The cable industry’s leading trade group is advocating a federal policy that would give cable operators the option to convert digital broadcast signals to analog at a cable system’s headend.
The Federal Communications Commission is considering a digital-television transition plan with many moving parts, and it’s unclear whether authority to downconvert digital signals will ultimately reside with TV stations or cable operators.
“Assigning to cable operators the choice either to carry the digital signal of the broadcaster or to convert the digital signal to analog best correlates with subscriber welfare while preserving the carriage rights of broadcasters,” the National Cable & Telecommunication Association said in an Oct. 8 FCC filing.
The FCC plan, now at the staff level, would transfer a TV station’s mandatory cable carriage rights from the analog to the digital signal no later than Jan. 1, 2009.
The cable company would be required to make DTV signals available to all subscribers by passing them through unchanged or downconverting them to analog.
After TV stations have surrendered their analog licenses, the FCC plan calls for giving broadcasters the option of cable carriage in digital or analog, according to testimony given in June to a House subcommittee by the plan’s author, Media Bureau chief Kenneth Ferree.
The NCTA wants the format-selection authority granted to cable operators until a substantial majority of consumers have digital-reception equipment.
That’s because if a TV station insisted on digital carriage, its signal would be unviewable on analog TV sets in the homes of millions of cable subscribers.
Consumers would need to buy a DTV set or lease a cable set-top to view passed-through digital broadcast signals.
The FCC plan would not require cable operators to provide the equipment to make DTV signals viewable on analog sets, according to Ferree’s testimony.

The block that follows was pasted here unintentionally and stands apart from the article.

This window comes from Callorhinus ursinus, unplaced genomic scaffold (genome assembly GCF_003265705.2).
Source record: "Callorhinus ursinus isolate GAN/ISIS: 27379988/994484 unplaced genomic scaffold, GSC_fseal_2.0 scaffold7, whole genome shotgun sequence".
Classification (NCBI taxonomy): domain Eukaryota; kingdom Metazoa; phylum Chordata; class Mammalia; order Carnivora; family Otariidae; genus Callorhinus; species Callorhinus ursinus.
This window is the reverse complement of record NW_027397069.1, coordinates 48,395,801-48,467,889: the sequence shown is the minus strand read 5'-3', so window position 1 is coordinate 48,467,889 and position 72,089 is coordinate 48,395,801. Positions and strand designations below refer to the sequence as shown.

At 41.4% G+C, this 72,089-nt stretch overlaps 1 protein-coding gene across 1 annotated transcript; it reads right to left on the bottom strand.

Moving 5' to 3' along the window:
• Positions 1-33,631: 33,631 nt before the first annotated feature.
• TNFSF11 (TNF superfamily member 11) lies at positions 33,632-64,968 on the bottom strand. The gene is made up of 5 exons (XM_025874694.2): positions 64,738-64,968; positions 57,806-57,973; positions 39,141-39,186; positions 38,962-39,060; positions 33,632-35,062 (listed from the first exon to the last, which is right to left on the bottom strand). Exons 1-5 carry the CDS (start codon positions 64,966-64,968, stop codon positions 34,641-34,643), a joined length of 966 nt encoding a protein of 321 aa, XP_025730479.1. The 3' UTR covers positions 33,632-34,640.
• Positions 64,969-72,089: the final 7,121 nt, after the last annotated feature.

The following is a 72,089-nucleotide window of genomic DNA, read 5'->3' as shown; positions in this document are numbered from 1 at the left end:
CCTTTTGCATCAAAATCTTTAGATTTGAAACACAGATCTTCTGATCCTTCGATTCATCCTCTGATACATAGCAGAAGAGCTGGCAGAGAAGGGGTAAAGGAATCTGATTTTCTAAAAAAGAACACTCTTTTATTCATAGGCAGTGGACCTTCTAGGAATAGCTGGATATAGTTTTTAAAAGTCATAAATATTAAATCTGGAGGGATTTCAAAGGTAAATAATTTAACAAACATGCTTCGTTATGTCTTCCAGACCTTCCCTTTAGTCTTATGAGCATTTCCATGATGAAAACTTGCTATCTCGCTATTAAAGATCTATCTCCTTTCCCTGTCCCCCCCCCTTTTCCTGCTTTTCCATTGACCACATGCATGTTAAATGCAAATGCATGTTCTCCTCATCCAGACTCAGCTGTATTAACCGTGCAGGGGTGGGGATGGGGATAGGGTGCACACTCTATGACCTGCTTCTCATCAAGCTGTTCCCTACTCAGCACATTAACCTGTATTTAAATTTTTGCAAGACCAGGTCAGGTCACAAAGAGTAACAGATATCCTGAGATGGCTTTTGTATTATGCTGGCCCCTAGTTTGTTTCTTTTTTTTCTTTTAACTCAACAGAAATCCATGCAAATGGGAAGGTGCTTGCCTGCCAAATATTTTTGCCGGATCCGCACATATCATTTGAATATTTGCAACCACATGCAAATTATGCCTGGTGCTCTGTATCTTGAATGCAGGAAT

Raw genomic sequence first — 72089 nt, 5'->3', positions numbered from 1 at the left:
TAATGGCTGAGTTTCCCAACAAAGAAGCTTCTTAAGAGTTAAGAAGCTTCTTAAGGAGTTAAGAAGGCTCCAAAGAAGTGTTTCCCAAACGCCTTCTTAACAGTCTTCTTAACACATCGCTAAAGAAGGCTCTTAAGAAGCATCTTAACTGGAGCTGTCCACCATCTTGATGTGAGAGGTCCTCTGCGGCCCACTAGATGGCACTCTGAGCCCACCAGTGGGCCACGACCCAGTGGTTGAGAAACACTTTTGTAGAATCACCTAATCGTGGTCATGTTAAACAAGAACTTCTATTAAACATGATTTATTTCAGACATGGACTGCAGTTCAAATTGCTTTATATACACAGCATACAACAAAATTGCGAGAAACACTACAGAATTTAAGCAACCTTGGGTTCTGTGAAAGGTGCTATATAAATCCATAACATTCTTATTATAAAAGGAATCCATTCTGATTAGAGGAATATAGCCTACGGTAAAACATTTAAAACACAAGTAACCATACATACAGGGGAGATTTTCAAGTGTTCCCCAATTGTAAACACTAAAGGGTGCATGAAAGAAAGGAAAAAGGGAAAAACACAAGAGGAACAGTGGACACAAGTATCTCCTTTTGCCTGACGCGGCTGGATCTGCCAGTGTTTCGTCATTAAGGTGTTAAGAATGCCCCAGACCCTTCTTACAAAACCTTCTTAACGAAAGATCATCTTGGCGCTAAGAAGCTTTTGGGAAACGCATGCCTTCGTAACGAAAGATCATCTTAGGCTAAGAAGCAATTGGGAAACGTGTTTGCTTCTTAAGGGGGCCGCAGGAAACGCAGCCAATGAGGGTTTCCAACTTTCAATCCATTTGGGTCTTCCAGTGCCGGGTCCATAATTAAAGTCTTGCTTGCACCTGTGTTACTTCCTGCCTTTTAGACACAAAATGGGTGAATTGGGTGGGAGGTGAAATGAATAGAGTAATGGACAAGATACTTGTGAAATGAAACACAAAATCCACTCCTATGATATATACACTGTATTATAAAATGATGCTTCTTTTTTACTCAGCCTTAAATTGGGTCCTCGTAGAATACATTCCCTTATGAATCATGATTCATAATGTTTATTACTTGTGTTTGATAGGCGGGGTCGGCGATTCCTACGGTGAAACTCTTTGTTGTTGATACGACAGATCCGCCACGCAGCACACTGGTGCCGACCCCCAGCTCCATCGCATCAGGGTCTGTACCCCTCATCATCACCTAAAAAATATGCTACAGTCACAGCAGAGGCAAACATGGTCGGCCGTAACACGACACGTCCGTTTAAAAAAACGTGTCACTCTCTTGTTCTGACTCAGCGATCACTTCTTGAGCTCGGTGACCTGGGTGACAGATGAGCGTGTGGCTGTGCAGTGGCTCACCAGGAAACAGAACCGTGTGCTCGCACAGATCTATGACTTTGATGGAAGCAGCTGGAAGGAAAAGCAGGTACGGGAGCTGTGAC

“We expressed our concerns about the potential disruption to tens of millions of cable customers, once analog spectrum is returned, if the FCC does not give cable systems the right to convert digital broadcast signals to analog at the cable system headend until digital penetration reaches 85%,” the NCTA said.
NAB SEES VIOLATION
The NCTA’s position was summarized in a two-page memo of an Oct. 7 meeting held between several officials from the trade group, including President Robert Sachs, and Ferree and members of his staff.
The National Association of Broadcasters has told the FCC that in additional to being bad policy, downconversion at the headend would violate the federal ban on the material degradation of local broadcast signals by cable operators.
“We think it would violate the statute for cable operators to degrade free signals offered by local broadcasters,” NAB spokesman Dennis Wharton said.
In the meeting with Ferree, NCTA officials also restated their opposition to a Ferree-backed proposal that would, after the transition, require cable carriage of every free programming service a DTV station can pack into its digital bit stream.
Today, that’s about five or six channels. The NCTA said the FCC should authorize carriage of just one programming service, consistent with the agency’s ruling in January 2001.